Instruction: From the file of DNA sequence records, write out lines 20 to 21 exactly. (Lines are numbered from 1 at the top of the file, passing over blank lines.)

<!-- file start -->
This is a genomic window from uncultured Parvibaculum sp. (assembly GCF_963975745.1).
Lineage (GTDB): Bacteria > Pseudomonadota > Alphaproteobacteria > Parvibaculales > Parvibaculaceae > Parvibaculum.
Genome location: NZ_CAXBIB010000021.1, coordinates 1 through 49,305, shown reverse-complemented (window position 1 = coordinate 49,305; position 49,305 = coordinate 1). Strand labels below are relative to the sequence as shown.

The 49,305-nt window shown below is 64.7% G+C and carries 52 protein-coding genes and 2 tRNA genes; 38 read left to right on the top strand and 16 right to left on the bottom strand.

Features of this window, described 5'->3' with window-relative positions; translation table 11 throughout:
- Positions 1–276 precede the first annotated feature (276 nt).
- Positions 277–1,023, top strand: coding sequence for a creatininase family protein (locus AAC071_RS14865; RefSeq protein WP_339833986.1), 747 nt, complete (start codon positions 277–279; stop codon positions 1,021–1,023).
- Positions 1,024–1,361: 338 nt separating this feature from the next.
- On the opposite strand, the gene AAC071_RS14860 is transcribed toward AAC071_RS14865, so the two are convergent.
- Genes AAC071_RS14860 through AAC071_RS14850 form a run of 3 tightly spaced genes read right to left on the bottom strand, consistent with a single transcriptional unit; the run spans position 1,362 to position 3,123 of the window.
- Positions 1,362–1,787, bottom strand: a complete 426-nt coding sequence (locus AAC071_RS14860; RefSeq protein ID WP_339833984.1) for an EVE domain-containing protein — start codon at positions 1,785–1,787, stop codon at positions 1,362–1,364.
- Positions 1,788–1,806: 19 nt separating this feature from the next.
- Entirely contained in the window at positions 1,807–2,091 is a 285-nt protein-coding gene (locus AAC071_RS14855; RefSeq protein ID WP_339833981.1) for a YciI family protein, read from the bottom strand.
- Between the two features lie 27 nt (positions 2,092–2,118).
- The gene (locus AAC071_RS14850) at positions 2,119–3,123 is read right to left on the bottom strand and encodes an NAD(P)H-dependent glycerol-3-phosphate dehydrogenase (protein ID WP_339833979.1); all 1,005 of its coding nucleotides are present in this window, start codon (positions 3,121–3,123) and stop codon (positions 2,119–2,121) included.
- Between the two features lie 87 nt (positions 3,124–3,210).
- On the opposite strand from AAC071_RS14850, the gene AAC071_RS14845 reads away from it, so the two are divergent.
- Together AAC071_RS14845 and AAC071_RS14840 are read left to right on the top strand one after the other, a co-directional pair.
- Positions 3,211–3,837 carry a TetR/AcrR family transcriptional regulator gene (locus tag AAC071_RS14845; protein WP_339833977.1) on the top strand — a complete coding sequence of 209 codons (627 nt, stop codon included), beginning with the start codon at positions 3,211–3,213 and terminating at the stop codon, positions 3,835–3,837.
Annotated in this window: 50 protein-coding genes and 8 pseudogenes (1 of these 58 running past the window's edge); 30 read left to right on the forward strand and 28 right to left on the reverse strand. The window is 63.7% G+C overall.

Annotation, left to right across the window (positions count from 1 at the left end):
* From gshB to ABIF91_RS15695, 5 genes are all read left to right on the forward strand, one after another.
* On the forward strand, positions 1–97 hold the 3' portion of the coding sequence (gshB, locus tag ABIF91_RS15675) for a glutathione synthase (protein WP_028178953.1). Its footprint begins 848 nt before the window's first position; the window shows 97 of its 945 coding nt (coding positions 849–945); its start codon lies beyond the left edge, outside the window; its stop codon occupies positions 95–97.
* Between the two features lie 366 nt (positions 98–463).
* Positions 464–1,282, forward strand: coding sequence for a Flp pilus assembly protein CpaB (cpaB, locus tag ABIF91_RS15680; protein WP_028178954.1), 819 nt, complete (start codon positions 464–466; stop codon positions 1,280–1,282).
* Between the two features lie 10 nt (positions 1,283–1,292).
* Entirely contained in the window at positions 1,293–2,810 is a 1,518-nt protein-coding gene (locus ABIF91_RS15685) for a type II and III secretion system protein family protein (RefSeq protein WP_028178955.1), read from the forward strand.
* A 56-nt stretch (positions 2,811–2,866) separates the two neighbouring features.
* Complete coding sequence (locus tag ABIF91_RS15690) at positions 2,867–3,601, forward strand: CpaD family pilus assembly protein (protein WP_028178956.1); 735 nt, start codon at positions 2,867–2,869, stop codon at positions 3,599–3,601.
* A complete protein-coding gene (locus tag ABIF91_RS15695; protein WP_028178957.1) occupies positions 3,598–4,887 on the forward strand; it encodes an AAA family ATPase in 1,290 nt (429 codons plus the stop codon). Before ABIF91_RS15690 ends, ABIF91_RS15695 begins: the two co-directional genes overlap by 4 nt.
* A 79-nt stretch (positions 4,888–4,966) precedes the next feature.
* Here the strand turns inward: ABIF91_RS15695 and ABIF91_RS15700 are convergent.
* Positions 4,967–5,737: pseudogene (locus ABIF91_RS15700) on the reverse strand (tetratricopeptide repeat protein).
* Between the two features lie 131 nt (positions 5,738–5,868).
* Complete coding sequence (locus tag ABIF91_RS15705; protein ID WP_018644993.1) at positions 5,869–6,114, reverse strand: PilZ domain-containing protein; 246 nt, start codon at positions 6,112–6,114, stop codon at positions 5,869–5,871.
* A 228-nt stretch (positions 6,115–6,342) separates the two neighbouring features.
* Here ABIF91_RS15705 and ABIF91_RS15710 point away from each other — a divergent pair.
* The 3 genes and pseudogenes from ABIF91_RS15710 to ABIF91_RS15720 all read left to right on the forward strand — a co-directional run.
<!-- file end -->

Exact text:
Annotated in this window: 50 protein-coding genes and 8 pseudogenes (1 of these 58 running past the window's edge); 30 read left to right on the forward strand and 28 right to left on the reverse strand. The window is 63.7% G+C overall.

Annotation, left to right across the window (positions count from 1 at the left end):